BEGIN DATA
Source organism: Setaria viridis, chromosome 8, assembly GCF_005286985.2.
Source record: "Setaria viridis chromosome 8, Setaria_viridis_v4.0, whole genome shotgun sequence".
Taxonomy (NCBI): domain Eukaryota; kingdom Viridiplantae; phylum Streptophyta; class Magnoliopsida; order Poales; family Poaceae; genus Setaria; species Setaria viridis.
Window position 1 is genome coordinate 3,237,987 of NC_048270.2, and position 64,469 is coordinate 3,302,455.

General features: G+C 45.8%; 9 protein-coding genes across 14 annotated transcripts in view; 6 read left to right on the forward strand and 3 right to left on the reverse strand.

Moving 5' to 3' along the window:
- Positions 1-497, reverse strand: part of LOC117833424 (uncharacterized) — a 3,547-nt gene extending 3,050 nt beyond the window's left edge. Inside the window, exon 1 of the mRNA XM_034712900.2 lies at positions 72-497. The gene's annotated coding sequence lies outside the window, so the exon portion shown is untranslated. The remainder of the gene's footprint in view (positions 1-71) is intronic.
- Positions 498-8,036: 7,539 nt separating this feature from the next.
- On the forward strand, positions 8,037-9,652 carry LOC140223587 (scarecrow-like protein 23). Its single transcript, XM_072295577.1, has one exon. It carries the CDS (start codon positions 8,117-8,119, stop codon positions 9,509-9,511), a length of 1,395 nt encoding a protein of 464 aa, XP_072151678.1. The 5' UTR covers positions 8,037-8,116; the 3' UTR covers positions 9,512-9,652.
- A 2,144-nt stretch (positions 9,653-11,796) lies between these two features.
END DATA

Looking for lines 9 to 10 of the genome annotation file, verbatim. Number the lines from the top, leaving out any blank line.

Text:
- On the forward strand, positions 8,037-9,652 carry LOC140223587 (scarecrow-like protein 23). Its single transcript, XM_072295577.1, has one exon. It carries the CDS (start codon positions 8,117-8,119, stop codon positions 9,509-9,511), a length of 1,395 nt encoding a protein of 464 aa, XP_072151678.1. The 5' UTR covers positions 8,037-8,116; the 3' UTR covers positions 9,512-9,652.
- A 2,144-nt stretch (positions 9,653-11,796) lies between these two features.